3. Most of your books have been set in the 1880’s. Was it a challenge to set Full Steam Ahead three decades earlier?
Yes, it was definitely a challenge. Being so familiar with the 1880’s, I took certain things for granted. Like the railroad, the telegraph, a simple cookstove—none of which were readily available in Texas in the 1850’s. Women’s fashion was drastically different as well. I had to relearn everything my previous novel research had taught me. One fun piece I ran across during all this research was a link between steamboat engines and the Great Exhibition going on in London in 1851, the same year my story takes place. I couldn’t resist incorporating this little jewel, so Darius and Nicole make a trip to England in the epilogue. I can’t say more without spoiling the ending.
4. What are some of the themes explored in this story?
Letting go of the past is the overall theme, based on the verse from Romans 8:1 – There is therefore now no condemnation to them which are in Christ Jesus. Darius is so obsessed with redeeming his past failures that he blinds himself to the present needs of the people around him. He must learn to forgive himself and allow God to restore his brokenness before he can move forward. Nicole, too, struggles with issues from her past. Childhood insecurities haunt her due to a father she believed always wanted a son instead of a daughter. She must learn to let go of those beliefs and recognize her own value in Christ in order to claim her happy ending.
5. Will there be future books based on the characters of Full Steam Ahead?
Yes! One of the secondary characters in Full Steam Ahead is a young runaway named Jacob who is taken in by Darius and Nicole. In early 2015, Jacob’s story will continue in an e-novella entitled Love on the Mend. Jacob is all grown up, and after serving as a Civil War doctor, where more soldiers leave his surgeon’s table dead or missing a limb than mended, Jacob wants nothing more than to establish a quiet country practice somewhere and find peace. But peace will never be his until he buries the pain of his past. So he returns to Cold Spring, Texas for the first time in seventeen years . . . and discovers that his past is still alive and kicking.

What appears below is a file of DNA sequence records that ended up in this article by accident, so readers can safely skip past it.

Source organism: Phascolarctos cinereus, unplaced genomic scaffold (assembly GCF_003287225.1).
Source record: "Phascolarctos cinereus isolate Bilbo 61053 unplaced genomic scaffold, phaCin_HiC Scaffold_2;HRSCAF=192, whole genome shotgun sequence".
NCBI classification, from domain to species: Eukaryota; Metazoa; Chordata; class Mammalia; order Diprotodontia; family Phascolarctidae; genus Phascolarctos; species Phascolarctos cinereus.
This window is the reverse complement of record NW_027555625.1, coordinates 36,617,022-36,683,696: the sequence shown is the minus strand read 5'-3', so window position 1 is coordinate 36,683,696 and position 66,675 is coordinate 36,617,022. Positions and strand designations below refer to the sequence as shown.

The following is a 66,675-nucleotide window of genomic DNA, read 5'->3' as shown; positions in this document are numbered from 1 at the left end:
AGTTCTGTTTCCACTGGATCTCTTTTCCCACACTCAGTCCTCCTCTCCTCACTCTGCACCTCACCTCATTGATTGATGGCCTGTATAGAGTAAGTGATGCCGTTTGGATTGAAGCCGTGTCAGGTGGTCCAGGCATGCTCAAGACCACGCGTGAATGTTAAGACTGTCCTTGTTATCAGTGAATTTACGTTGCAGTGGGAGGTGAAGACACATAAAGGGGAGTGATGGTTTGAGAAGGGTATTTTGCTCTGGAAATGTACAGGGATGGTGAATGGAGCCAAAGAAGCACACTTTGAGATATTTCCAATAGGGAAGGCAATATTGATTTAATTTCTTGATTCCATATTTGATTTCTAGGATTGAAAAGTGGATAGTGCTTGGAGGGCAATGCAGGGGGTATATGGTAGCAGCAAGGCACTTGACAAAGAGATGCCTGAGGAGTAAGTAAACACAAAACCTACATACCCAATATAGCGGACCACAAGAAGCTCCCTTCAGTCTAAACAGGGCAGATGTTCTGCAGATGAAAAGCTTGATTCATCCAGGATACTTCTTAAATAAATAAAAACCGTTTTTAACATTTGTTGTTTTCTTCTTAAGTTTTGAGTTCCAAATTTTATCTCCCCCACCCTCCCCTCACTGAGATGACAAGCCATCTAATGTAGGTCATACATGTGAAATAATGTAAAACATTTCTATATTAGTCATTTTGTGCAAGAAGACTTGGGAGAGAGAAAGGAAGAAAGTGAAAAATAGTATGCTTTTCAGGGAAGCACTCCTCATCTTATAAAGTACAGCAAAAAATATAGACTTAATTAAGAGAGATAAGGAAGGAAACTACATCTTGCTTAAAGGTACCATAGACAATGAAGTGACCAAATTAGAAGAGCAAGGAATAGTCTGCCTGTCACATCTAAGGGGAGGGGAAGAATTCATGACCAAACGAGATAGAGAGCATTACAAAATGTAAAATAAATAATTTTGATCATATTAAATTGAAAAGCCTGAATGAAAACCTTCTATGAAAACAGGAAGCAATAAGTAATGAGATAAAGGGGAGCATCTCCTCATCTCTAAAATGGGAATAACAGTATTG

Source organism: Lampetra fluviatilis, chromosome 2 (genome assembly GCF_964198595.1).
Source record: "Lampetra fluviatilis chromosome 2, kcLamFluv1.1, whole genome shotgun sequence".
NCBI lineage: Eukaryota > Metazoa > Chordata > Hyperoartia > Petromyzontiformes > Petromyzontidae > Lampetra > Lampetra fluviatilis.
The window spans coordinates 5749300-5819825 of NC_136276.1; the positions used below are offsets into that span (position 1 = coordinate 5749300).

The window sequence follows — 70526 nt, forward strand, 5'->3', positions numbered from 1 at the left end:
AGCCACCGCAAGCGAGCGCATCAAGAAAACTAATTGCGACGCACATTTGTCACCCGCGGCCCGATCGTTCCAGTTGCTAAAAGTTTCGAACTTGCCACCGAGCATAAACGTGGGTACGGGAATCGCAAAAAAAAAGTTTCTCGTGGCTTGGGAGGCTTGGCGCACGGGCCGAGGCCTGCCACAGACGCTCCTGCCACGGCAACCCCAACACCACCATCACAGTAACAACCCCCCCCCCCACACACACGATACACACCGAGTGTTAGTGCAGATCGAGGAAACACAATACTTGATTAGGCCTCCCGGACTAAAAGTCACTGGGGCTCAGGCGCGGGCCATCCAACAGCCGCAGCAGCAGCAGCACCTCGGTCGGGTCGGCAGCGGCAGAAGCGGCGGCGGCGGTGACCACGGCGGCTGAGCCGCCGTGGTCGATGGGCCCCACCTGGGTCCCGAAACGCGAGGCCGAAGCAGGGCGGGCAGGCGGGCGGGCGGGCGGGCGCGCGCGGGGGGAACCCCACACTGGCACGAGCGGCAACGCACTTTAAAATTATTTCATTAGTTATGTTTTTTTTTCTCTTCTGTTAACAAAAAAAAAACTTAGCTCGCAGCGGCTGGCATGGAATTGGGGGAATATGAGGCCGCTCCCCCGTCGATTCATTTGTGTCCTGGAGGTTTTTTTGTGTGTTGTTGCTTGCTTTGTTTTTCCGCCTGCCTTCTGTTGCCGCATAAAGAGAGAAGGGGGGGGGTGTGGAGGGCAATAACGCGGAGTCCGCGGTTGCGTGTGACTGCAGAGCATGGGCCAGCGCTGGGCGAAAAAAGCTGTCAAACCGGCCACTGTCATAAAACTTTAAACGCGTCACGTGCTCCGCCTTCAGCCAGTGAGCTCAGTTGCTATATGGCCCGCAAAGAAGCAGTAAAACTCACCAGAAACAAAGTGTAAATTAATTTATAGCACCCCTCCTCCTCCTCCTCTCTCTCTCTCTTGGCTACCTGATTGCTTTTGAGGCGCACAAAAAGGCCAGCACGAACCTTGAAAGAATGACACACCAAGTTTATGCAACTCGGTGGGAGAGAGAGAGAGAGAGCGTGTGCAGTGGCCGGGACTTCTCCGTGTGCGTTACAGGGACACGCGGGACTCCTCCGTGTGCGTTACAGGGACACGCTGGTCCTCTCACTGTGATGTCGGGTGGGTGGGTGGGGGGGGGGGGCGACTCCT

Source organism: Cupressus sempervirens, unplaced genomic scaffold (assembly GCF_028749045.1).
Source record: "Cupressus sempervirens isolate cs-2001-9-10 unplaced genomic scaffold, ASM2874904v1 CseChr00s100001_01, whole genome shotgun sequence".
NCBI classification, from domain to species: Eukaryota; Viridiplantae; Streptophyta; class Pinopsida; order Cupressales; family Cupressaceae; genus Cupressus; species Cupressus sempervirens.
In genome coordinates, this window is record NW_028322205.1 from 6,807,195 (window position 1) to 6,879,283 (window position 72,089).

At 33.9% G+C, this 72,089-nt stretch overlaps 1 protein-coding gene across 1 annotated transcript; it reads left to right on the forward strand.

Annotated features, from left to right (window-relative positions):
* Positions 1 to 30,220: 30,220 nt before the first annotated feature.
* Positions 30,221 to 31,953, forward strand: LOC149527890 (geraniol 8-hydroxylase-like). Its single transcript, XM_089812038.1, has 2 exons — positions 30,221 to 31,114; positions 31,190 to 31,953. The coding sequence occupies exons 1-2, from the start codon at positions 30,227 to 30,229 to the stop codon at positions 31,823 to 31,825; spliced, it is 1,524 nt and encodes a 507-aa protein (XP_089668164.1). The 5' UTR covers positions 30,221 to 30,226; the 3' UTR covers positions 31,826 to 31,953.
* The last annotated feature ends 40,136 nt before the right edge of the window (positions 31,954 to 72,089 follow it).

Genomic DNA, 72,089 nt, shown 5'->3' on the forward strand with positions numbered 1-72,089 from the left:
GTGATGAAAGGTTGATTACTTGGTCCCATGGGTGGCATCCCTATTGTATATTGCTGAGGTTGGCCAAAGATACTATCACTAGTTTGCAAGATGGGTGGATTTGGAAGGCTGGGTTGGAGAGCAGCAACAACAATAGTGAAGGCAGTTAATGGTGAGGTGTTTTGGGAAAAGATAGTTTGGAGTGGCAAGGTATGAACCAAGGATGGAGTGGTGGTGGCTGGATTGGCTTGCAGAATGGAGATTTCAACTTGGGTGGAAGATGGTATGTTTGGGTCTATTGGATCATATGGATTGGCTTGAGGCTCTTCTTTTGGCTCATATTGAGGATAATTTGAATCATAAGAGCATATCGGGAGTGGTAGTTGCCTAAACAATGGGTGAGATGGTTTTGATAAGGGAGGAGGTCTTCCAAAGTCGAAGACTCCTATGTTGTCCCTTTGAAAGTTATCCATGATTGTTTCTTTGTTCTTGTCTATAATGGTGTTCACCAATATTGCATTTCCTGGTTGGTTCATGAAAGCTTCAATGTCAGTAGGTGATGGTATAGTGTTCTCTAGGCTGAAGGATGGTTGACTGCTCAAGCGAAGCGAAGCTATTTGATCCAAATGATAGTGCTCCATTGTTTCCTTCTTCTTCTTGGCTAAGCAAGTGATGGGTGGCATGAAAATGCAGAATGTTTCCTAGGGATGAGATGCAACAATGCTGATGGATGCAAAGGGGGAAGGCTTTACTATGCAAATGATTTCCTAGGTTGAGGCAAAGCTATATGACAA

Thanks for sharing, Karen!
Please take a minute and complete the following survey. I’m investigating (for my own use) why readers enjoy Christian romance. I’d love to know your thoughts on the matter. Feel free to add your own answer and leave comments. This is all about the readers. :) Thanks!
BTW–You can answer as many that apply to you. :)
We here all love the Amish. At least I assume you do or else you wouldn’t be reading this. But each of us has something special they love most of all about these conservative and inspirational people.
I can remember the first time I heard about the Amish. I was young–still young enough to be living at home–though I can’t remember my exact age. I thought the person who was telling me about the Amish was not telling me the truth. How could these people live without electricity? Wear old-fashioned clothes and drive horse and buggies? In the 20th century even. How was this even possible? But I started reading up on the Amish and found out what I could, which wasn’t a lot. (Keep in mind here this is before the internet and the world was a much larger place.) But I found out one very important thing–the Amish were real.
I still have that same awe about them now–one that makes me nearly tongue-tied whenever I have the opportunity to talk with them. (I know, right? Me speechless!) But to me they are that special, frozen in time. And yet not. They see the world around them , but they (for the most part) choose not to live in that manner. Instead they carve out their life in an old fashion way that is both commendable and charming.
So I’ve asked myself why I find the Amish so intriguing and each day my answer is different. But the gist of it is always the same. Community. I love the fact that they live together, depend on themselves, each other and God for almost all that they need. How much better a place the entire world would be if we paid more attention to community instead of just ourselves.
What is it about the Amish that intrigues you?
I think and plan by the day. Okay, sometimes by the week. so I guess it’s not great surprise when something sneaks up on me and I’m caught off guard.
Saving Gideon will be released in 35 days. 35 days!! I. Am. So. Excited. Here’s a little peek at Saving Gideon. Enjoy!
~*~*~*~ An Excerpt ~*~*~*~